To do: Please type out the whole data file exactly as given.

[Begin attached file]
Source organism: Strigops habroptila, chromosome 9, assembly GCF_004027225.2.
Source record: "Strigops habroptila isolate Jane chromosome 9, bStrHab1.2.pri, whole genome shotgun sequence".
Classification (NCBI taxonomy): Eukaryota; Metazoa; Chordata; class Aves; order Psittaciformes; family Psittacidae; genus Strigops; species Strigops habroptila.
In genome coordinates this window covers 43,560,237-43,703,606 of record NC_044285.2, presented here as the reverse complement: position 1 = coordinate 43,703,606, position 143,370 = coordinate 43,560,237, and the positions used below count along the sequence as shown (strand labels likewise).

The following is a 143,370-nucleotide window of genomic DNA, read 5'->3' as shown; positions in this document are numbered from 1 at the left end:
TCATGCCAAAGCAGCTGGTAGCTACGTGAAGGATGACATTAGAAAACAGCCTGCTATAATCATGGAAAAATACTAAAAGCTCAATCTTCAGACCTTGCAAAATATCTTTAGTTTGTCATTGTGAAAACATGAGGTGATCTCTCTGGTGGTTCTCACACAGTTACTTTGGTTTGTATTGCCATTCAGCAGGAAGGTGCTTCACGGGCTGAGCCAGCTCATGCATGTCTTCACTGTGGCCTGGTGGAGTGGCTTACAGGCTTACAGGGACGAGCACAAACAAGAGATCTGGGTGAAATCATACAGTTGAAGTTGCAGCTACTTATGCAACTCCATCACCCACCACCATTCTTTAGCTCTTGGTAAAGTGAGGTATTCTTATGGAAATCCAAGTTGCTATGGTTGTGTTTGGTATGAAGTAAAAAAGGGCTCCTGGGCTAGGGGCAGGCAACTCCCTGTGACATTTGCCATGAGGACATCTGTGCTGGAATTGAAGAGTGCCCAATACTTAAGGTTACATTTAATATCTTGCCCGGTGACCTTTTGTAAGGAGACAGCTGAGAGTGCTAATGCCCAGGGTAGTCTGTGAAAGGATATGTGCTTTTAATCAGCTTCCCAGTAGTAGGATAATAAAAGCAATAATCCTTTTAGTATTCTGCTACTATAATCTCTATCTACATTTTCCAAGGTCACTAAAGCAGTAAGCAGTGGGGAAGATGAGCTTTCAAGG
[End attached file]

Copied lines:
Source organism: Strigops habroptila, chromosome 9, assembly GCF_004027225.2.
Source record: "Strigops habroptila isolate Jane chromosome 9, bStrHab1.2.pri, whole genome shotgun sequence".
Classification (NCBI taxonomy): Eukaryota; Metazoa; Chordata; class Aves; order Psittaciformes; family Psittacidae; genus Strigops; species Strigops habroptila.
In genome coordinates this window covers 43,560,237-43,703,606 of record NC_044285.2, presented here as the reverse complement: position 1 = coordinate 43,703,606, position 143,370 = coordinate 43,560,237, and the positions used below count along the sequence as shown (strand labels likewise).

The following is a 143,370-nucleotide window of genomic DNA, read 5'->3' as shown; positions in this document are numbered from 1 at the left end:
TCATGCCAAAGCAGCTGGTAGCTACGTGAAGGATGACATTAGAAAACAGCCTGCTATAATCATGGAAAAATACTAAAAGCTCAATCTTCAGACCTTGCAAAATATCTTTAGTTTGTCATTGTGAAAACATGAGGTGATCTCTCTGGTGGTTCTCACACAGTTACTTTGGTTTGTATTGCCATTCAGCAGGAAGGTGCTTCACGGGCTGAGCCAGCTCATGCATGTCTTCACTGTGGCCTGGTGGAGTGGCTTACAGGCTTACAGGGACGAGCACAAACAAGAGATCTGGGTGAAATCATACAGTTGAAGTTGCAGCTACTTATGCAACTCCATCACCCACCACCATTCTTTAGCTCTTGGTAAAGTGAGGTATTCTTATGGAAATCCAAGTTGCTATGGTTGTGTTTGGTATGAAGTAAAAAAGGGCTCCTGGGCTAGGGGCAGGCAACTCCCTGTGACATTTGCCATGAGGACATCTGTGCTGGAATTGAAGAGTGCCCAATACTTAAGGTTACATTTAATATCTTGCCCGGTGACCTTTTGTAAGGAGACAGCTGAGAGTGCTAATGCCCAGGGTAGTCTGTGAAAGGATATGTGCTTTTAATCAGCTTCCCAGTAGTAGGATAATAAAAGCAATAATCCTTTTAGTATTCTGCTACTATAATCTCTATCTACATTTTCCAAGGTCACTAAAGCAGTAAGCAGTGGGGAAGATGAGCTTTCAAGG